The computer science department at the University of Central Florida in Orlando is losing Ph.D. candidates to West Coast tech titans like Google and Microsoft.
“Some of them bail out” before finishing their doctoral programs, says UCF computer science professor Charles Hughes. “They don’t make a lot of money as graduate students. … It feels good to be making money.”
But with the salaries being offered in Silicon Valley, can you blame them? Hughes doesn’t.
“Undergrads are getting $120,000; Ph.D.s are getting anywhere from $180,000 to $300,000, depending on what their skill sets are,” he said.
But those students might very well wind up back in the Sunshine State sooner than later. Florida tech firms like Plantation-based Magic Leap, Miami360VR, and Tampa's HD Interactive are at the forefront of the virtual reality and augmented reality trends that are generating big headlines and even bigger investments.
Thanks to the presence of Walt Disney Co., Universal Studios and a robust simulation industry spurred by the U.S. military presence in the area, Orlando has become a hotbed for VR and augmented reality innovations. UCF has also gotten in on the act, says Hughes, with a program called TeachLivE, “which stands for Teaching and Learning in a Virtual Environment.”
Judging a virtual character
UCF launched TeachLivE about 10 years ago and has since commercialized and licensed it for use by companies all over the world who want to train employees in virtual environments before they enter the physical workspace. For example, Hughes says the program was used to improve the customer service skills of approximately 15,000 Best Western front-desk staff members.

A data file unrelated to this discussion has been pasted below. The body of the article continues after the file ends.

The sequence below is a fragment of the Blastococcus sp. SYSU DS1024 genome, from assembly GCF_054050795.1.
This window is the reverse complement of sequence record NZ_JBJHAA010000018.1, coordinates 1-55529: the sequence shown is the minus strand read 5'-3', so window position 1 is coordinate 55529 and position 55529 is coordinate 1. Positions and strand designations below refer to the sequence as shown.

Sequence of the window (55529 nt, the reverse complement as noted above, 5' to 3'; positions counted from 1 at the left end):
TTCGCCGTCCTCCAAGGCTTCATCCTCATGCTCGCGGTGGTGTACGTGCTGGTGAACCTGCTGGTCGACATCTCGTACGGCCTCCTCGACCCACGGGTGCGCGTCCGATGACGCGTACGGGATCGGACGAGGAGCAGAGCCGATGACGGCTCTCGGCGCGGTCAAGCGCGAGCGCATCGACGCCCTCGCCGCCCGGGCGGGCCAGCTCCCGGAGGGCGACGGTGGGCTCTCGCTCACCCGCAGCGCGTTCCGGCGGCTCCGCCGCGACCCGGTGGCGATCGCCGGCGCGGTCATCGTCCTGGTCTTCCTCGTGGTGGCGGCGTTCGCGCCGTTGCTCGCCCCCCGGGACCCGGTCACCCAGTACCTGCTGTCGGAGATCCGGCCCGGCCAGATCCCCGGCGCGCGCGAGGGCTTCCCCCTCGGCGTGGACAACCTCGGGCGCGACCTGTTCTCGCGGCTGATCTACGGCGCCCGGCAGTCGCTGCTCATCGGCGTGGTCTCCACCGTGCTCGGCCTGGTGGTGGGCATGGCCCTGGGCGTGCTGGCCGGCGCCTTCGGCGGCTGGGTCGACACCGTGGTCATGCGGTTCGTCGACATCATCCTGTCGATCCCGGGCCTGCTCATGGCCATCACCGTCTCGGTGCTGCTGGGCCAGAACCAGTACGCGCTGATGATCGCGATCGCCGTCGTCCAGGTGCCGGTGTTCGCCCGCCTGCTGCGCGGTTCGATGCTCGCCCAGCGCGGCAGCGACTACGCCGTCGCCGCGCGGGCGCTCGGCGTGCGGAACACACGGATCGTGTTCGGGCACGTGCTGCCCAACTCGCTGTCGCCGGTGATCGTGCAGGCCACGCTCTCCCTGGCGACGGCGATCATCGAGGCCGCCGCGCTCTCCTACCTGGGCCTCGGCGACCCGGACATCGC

“The claim coming from Best Western is that they’ve had a 32 percent improvement in customer satisfaction,” Hughes said. “That’s from giving people experience with a virtual character that comes up to them to check in or check out. They’re trying to train people in how to be polite, but also sometimes firm, and recognize the difference between a casual traveler and a business traveler.
"The business traveler wants to get checked in and away from the front desk in 30 seconds, whereas a tourist wants to know every bloody thing they can about the area. They need their employees to be able to recognize different personalities and different needs, and that’s what we can do for them with this.”
Hughes, 73, has been studying the science of simulation since 1962, when he got his start in the aerospace field, and he’s seen plenty of trends come and go. But he’s firmly pro-VR/AR. “There are so many exciting things about to happen,” he said. “I wish I were about 50 years younger.”
Case in point, he cites Magic Leap as a potential game-changing company.
“They’re very secretive,” Hughes said. “I’ve yet to get a demo so to some degree, it’s just 'vaporware.' But I don’t think it’s really vaporware because Google has invested three-quarters of a billion dollars in this company. And I did say ‘billion.’